Speak Up and Vote started as a four-person movement; an initiative to register people to vote that started in July 2020.
The SUAV members have also held forums for candidates for office, from judges to county board candidates to a U.S. House representative. They plan to continue to register people to vote.
Always very involved in her community, Pamela Fort felt spurred on by MSNBC to take action in the wake of voter suppression.
While Illinois is a blue state and thus, voter suppression isn’t as much of a problem there, Pam recognized that Joliet, Ill. had a problem of not turning out to vote.
Pam saw the need to get involved in her community again. Pam called her cousin Trista Brown. Trista was no stranger to being civically engaged, either. She works with a grassroots organization in her community and has marched against police brutality and for Black Lives Matter.
Her mother was a civil rights leader who was passionate about getting people registered to vote. Pam and Trista found out there were many people who wanted to vote but weren’t registered.
Trista connected Pam to Sherry Williams. As a former president of Local 1028, American Federation of State, County and Municipal Employees (AFSCME), Sherry educated people on the political process and dealt with the same individuals SUAV would encounter in its work. She learned to deal with politicians because most of the politicians were the bosses of the union members. Being retired, Williams had time and she believes that it’s important to register people to vote.
She also was already a deputy registrar, who officially registers voters. When SUAV couldn’t find other deputy registrars, its other members besides Sherry became the deputy registers (though it takes less than an hour to become one). They did not want to wait on registering people.
SUAV even plowed ahead despite doing its work so far in the midst of COVID-19. That means that since it was difficult to direct people to go to a location to register to vote, the SUAV members went out into their community.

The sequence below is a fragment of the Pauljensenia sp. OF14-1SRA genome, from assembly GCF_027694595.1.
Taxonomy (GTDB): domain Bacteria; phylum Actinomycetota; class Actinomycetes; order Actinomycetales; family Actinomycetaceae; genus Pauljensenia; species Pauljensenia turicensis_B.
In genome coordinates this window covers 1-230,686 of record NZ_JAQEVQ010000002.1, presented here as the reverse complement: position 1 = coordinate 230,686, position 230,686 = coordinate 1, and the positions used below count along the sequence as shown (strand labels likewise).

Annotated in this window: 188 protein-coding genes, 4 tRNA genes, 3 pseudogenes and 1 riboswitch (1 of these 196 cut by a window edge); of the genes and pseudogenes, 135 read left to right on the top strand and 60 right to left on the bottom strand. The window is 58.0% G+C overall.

Being in their 50s and 60s, the members had to strategize doing their work because people in their age bracket were dying due to the pandemic.
SUAV made sure to abide by COVID-19 guidelines, applying hand sanitizer and ensuring that people didn’t get within six feet. Altogether, SUAV went to 25 locations to register people to vote, from assisted living facilities to churches to barber and beauty shops to a veterans home.
SUAV members also literally went to street corners in Joliet. They found a lot of people didn’t know they could vote, for various reasons.
Pastor Dwayne Barefield of All Nations Church of God in Christ (COGIC) allowed SUAV to use his church’s bus as a Freedom Ride Bus while participating in SUAV’s endeavor.
The biggest challenge for SUAV so far has been trying to get people acclimated to voting, Pam said. Many are registered but don’t turn out in the general election.
Sherry said the biggest challenge is convincing people that it’s important to register. Besides Pam, Sherry, and Trista, SUAV was also started by Eric McKenzie, who was training to be a deputy registrar through another organization. Once the women talked with him, he decided to get involved with SUAV.
Sherry said that SUAV becoming a movement was a matter of the members having the passion and putting forth the effort to do it. Pam said that they did it because they didn’t see anybody else doing it.
They went outside four walls and started the movement by moving, she said. SUAV has endured many challenges on the way to its achievements and looks forward to overcoming more challenges going forward. Anyone is welcome to join SUAV.